Key Stage 3

At Key Stage 3, students study a wide range of challenging texts in preparation for the AQA GCSE qualifications in English Language and English Literature.

Course aims:

We have designed units of learning that enable students to learn and develop the core GCSE skills in low-risk settings, in the first instance. The challenge of the texts and the level of independence expected is gradually increased to ensure that students feel supported throughout their learning journey.

Course description:

Students study three units of learning, one in each school term.

Year 7

  • William Shakespeare’s ‘The Tempest’.
  • Novel openings and closings from 19th, 20th and 21st century literature.
  • Animal poetry and conservation.

Year 8

  • Philip Pullman’s adapted play of Mary Shelley’s ‘Frankenstein’.
  • John Steinbeck’s ‘Of Mice and Men’.
  • Heroes and Villains in literature.

Year 9

  • ‘Conflict’: An introduction to the ‘Power and Conflict’ war poems from the AQA anthology.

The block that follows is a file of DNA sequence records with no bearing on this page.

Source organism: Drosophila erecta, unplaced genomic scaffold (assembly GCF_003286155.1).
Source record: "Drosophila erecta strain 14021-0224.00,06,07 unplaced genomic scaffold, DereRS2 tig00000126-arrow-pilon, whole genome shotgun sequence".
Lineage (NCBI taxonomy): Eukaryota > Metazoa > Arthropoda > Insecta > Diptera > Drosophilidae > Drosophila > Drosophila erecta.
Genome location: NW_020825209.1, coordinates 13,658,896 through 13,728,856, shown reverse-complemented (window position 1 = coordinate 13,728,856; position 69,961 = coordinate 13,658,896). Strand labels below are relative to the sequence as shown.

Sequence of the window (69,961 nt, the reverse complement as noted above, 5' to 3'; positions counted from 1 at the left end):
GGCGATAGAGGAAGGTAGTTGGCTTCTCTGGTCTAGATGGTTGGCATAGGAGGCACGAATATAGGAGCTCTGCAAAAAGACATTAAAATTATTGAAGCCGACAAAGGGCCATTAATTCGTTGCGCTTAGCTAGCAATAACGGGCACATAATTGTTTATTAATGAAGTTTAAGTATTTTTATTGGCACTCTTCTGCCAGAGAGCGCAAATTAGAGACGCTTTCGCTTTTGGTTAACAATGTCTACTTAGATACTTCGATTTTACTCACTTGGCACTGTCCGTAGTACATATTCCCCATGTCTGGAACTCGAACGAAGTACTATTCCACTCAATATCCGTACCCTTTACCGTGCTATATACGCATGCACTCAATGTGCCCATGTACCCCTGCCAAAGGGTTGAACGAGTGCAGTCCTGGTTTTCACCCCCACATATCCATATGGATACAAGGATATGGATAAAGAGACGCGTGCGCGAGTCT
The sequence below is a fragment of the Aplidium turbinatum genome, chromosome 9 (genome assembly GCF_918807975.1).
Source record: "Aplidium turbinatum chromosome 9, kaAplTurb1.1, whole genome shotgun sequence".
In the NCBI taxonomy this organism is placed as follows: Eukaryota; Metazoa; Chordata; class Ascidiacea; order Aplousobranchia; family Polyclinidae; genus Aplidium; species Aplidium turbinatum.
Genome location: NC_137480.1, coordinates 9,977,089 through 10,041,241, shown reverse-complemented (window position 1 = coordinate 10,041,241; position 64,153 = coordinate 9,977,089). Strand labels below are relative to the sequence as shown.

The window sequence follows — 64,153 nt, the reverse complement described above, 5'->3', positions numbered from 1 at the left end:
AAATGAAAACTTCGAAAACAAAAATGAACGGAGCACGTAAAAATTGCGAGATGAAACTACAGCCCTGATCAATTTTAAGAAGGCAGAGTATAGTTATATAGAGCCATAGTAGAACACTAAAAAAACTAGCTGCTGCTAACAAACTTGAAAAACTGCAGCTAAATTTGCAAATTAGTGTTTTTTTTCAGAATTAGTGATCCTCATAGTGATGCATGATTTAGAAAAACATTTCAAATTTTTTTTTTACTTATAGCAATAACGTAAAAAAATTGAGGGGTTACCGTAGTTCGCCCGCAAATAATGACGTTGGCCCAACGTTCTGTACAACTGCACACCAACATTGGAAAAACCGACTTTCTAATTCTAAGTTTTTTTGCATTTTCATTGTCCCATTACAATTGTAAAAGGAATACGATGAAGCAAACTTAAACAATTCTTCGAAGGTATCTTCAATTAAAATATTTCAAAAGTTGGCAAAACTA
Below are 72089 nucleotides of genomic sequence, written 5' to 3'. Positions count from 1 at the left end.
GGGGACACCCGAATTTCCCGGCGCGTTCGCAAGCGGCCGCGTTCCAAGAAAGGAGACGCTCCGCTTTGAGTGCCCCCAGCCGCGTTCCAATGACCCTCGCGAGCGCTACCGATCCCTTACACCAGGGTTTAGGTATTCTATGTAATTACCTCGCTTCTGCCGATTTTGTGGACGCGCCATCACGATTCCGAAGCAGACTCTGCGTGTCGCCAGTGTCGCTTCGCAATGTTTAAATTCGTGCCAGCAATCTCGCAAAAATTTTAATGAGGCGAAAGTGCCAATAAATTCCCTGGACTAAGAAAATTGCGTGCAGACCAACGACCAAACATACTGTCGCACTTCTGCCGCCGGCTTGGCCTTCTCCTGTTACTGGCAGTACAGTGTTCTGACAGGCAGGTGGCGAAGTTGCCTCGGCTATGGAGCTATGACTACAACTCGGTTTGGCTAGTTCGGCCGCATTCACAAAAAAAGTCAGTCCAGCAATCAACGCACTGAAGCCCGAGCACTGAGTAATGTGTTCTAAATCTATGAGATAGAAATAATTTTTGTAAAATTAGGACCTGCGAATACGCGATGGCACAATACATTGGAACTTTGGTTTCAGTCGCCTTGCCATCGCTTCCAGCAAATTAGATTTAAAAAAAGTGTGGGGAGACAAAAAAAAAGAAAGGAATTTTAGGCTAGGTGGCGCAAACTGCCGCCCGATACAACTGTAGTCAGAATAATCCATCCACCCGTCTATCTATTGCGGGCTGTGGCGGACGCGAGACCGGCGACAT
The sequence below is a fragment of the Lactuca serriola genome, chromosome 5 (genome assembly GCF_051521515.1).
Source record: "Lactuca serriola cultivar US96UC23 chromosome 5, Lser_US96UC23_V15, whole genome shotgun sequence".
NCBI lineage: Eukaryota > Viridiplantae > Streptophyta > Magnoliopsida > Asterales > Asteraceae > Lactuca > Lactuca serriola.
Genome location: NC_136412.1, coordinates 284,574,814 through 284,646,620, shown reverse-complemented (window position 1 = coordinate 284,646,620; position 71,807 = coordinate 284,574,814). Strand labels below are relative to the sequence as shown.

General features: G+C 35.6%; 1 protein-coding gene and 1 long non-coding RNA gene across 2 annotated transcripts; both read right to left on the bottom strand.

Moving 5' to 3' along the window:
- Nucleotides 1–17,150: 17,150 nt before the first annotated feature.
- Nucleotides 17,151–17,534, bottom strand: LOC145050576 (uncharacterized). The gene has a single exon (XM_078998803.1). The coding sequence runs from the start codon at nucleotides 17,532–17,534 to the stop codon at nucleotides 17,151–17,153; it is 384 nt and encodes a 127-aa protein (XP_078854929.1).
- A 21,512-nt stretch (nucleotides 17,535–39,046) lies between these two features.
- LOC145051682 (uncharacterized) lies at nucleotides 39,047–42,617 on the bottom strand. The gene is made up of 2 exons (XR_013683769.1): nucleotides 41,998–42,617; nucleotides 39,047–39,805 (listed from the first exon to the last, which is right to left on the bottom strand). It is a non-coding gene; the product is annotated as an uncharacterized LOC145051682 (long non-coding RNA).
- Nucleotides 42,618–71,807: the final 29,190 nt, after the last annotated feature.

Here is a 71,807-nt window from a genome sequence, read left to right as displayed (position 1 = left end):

• William Shakespeare’s ‘Macbeth’.
  • AQA Spoken Language NEA: Students will plan, practise and deliver a 3-4 minute presentation which will be followed by their responses to a series of questions from the audience.

Assessment information:

Within each unit of learning, students will be assessed on their progress in relation to the GCSE mark schemes for both English Language and English Literature. We build in opportunities for students to complete a warm-up assessment or mini assessment before the final assessment so that they have a chance to make mistakes and learn from these, accordingly.

Key stage 4

AQA English Language

Course aims:

AQA’s assessments have been designed to inspire and motivate students, providing appropriate stretch and challenge whilst ensuring, as far as possible, that the assessment and texts are accessible to the full range of students.